- Peppers will keep for at least a week in the fridge, but, as with tomatoes, the cool temperature is not ideal for preserving their flavor. It's best to store them at room temperature and eat them within a few days.
How to prep peppers:
- When slicing and seeding peppers, always be sure to wash your hands afterwards and be careful not to rub your eyes while you are working.
- Peppers are often served raw. Crisp, fresh, colorful peppers, cut into slivers are a favorite on crudité platters. Cut out and discard the stem, seeds, and white membranes before slicing. Finely diced raw peppers add great texture and flavor to salsas (mango, pineapple, peach, etc.); sandwiches; and to pasta, potato, bean, and whole grain salads.
How to cook (and eat!) peppers:
- You can simply sauté them. Cut peppers in half, then remove the stem and seeds and discard them. Julienne or cut the flesh into small dice. Sautéed diced peppers pair nicely with onions, tomatoes, corn, eggplant, squash, capers, garlic, and herbs, and can be used as the foundation for soups, stews, and sauces. Add sautéed peppers to tacos and fajitas, sandwiches (vegetarian or sausage-laden), pizzas and pastas, frittatas and quiches, braises and tagines.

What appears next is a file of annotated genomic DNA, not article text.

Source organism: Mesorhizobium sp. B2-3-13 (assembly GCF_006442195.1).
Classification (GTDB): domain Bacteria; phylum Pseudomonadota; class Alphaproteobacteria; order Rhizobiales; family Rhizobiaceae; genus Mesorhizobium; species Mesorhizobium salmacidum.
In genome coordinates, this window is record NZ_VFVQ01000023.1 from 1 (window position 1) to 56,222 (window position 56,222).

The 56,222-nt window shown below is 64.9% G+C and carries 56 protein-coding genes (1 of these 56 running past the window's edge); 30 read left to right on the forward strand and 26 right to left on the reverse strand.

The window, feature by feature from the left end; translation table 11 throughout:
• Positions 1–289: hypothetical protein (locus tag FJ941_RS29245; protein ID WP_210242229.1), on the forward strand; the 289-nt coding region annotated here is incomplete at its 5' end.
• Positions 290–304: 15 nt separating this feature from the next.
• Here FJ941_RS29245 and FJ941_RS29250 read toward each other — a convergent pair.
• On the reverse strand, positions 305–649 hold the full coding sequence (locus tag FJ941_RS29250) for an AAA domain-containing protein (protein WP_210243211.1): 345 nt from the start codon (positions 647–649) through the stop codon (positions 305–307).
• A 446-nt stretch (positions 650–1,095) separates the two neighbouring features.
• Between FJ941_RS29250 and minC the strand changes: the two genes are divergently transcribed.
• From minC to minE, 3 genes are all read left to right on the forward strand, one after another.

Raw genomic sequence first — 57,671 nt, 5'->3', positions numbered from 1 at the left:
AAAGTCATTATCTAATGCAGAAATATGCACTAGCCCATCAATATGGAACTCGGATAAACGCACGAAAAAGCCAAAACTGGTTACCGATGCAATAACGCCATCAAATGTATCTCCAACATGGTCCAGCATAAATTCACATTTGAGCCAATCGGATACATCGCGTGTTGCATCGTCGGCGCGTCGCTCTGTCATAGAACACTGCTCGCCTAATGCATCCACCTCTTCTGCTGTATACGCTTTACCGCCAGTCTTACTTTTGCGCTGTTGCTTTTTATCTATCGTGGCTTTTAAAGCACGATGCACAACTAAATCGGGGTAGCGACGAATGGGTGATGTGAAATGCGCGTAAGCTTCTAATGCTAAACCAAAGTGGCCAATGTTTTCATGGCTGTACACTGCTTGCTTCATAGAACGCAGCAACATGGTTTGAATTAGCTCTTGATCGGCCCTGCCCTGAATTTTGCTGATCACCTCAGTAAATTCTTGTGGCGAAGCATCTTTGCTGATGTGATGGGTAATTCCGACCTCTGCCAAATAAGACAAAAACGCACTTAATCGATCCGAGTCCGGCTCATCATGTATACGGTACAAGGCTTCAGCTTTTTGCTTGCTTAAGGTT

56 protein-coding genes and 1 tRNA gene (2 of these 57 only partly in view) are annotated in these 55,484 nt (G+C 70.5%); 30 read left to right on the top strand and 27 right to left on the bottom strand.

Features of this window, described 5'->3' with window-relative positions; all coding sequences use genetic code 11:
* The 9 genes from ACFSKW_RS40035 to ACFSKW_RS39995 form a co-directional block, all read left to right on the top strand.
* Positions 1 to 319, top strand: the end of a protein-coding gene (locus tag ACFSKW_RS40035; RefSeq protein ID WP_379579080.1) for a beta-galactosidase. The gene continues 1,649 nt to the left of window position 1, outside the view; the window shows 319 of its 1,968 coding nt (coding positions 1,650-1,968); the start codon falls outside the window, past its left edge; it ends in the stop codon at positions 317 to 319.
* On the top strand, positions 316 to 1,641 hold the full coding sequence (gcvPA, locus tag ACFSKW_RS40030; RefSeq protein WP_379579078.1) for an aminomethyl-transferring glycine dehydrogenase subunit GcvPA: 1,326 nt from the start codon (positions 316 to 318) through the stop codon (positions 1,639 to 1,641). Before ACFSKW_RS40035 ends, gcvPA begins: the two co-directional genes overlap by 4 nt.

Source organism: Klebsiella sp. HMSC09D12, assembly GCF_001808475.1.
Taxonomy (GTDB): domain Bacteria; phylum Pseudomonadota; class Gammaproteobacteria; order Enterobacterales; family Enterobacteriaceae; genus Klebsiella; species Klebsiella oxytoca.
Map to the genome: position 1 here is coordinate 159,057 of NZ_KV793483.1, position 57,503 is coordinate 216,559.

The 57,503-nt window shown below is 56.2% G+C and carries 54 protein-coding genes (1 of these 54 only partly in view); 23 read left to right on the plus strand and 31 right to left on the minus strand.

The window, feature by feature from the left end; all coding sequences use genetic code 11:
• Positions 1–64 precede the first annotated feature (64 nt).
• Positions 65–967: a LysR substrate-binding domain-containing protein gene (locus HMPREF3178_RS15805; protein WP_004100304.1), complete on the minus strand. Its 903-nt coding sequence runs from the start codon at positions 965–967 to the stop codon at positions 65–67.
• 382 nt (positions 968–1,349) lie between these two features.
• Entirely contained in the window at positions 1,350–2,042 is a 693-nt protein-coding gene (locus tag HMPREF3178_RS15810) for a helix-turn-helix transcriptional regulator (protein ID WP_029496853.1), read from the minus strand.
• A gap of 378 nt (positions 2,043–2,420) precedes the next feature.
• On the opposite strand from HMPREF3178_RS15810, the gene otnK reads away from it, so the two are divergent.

- There are lots of ways to roast peppers, and depending on how you do it, your resulting peppers will vary in texture. If you char the peppers quickly over an open flame (using a grill, stovetop, or broiler), the flesh of the peeled pepper will be firm and will taste smoky. If you roast the peppers at a more moderate temperature (as described in the Ottolenghi salad recipe below), the flesh of the peeled peppers will be softer, will taste sweeter, and the peppers will release more flavorful juices. You can roast peppers whole and seed them afterwards, or you can cut and seed them before roasting.